A proposed California bill would require state coroner and sheriff-coroner’s offices to be replaced with a medical examiner office in counties with a population of 500,000 or greater.
The bill excludes counties that have adopted a charter--- or its own set of laws, rather than the standard state law.
Sen. Richard Pan's Senate Bill 1303 aims to eliminate the possibility of conflict of interest during an autopsy by having a licensed physician or surgeon operate separately from county agencies. Currently, state law allows non-medically trained authorities to perform autopsies. In fact, coroners technically don't even need degrees and are typically elected officials.
The bill, introduced in February, is backed by Dr. Bennet Omalu, who resigned last year from his position as chief forensic pathologist for San Joaquin County, claiming interference from Sheriff Steve Moore. Omalu and a fellow forensic pathologist, Dr. Susan Parson, both left their positions citing Moore's attempts to "control and influence" autopsy conclusions.
Omalu also performed an independent autopsy on Stephon Clark, who was shot and killed by Sacramento Police officers on March 18 in his grandmother's backyard. His findings differed from that of the Sacramento County coroner's report, creating two separate conclusions on how Clark died.
SB 1303 would specifically impact Contra Costa, Kern, Riverside, Sonoma, San Joaquin, and Stanislaus counties, according to a press statement from Sen. Pan.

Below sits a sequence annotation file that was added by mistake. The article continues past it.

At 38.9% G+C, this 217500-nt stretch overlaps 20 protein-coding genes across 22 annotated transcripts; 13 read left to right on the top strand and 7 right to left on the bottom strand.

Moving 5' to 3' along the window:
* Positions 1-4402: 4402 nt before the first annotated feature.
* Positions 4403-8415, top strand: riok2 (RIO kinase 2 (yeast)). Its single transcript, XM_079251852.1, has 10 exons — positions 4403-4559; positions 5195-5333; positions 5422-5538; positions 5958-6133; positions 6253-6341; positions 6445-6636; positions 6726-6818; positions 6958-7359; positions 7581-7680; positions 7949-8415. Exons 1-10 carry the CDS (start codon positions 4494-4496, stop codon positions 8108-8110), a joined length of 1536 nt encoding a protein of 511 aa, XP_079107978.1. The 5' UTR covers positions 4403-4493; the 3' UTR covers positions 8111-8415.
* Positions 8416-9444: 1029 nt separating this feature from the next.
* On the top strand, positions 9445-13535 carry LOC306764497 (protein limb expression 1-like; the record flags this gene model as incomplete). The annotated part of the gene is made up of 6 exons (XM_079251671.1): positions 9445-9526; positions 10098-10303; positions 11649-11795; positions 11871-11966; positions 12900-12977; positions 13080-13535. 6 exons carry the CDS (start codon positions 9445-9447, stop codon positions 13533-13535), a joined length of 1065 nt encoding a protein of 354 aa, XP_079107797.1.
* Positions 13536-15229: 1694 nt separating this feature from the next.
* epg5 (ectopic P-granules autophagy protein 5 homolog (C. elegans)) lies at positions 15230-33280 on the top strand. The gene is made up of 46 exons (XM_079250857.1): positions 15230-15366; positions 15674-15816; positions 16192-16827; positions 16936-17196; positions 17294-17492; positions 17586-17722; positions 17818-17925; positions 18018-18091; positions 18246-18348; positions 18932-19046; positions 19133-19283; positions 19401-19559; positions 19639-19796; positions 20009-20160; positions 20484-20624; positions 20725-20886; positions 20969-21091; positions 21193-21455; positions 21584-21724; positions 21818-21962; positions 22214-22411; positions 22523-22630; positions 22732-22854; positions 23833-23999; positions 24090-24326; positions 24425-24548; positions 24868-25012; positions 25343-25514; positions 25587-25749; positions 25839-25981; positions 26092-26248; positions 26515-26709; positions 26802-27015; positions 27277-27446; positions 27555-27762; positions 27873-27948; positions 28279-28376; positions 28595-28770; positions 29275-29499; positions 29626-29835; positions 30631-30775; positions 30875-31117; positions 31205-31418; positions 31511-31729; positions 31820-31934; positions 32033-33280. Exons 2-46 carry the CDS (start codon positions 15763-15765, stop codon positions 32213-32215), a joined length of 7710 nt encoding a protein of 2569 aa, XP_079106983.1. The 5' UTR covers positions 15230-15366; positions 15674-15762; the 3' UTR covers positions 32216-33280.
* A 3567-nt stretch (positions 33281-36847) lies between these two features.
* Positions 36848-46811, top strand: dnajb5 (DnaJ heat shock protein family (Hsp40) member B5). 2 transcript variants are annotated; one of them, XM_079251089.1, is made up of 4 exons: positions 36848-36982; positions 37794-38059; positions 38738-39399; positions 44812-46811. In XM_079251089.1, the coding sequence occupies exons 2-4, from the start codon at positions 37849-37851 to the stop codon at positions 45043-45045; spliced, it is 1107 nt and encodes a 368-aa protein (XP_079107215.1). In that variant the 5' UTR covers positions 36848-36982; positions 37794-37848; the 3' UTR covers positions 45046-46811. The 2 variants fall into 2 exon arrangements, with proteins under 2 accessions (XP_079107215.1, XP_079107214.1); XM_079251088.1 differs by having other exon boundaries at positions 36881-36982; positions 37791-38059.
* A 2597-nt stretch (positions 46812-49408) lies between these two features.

While Sacramento County's population is greater than 500,000 it is a charter county so it would not be affected by the bill if passed. Other Greater Sacramento counties such as Yolo, Placer and El Dorado have populations less than 500,000.
To better understand the potential impact of the bill and what the current law is, it's important to understand the differences between a coroner, medical examiner and forensic pathologist.
A coroner isn't required to be a doctor and can be either appointed or elected as a county official, according to the Center for Disease Control and Prevention (CDC). A coroner investigates and/or determines a cause of death and also certifies a death but doesn't perform the actual autopsy. An investigation is conducted if a death is deemed violent, sudden or unusual. A coroner can be a citizen or in law enforcement, such as a sheriff-coroner.
Under California law, a "medical examiner shall be a licensed physician and surgeon duly qualified as a specialist in pathology", according to the CDC. Pathology is the science of the causes and effects of diseases, typically determined through lab tests of body tissues and fluids. A medical examiner can perform autopsies and is appointed, not elected.
Forensic pathology specifically focuses on determining a cause of death by examining a body.
Becoming a Forensic pathologist requires a four-year bachelor’s degree, four years of medical school, a four-year residency program, and a year-long forensic pathology fellowship-- adding up to a total of 13 years of education and training, according to Purdue University.
Like a medical examiner, a forensic pathologist can perform autopsies and is appointed, not elected.
How do coroner's offices in the Sacramento area operate?
In the Greater Sacramento area, Yolo, Placer and El Dorado counties all operate under a sheriff-coroner. The Sacramento County coroner, Kimberly Gin, is a citizen coroner. None of the coroners in the Sacramento region are physicians.
However, in the case of Stephon Clark, Gin worked with five doctors to determine the autopsy report.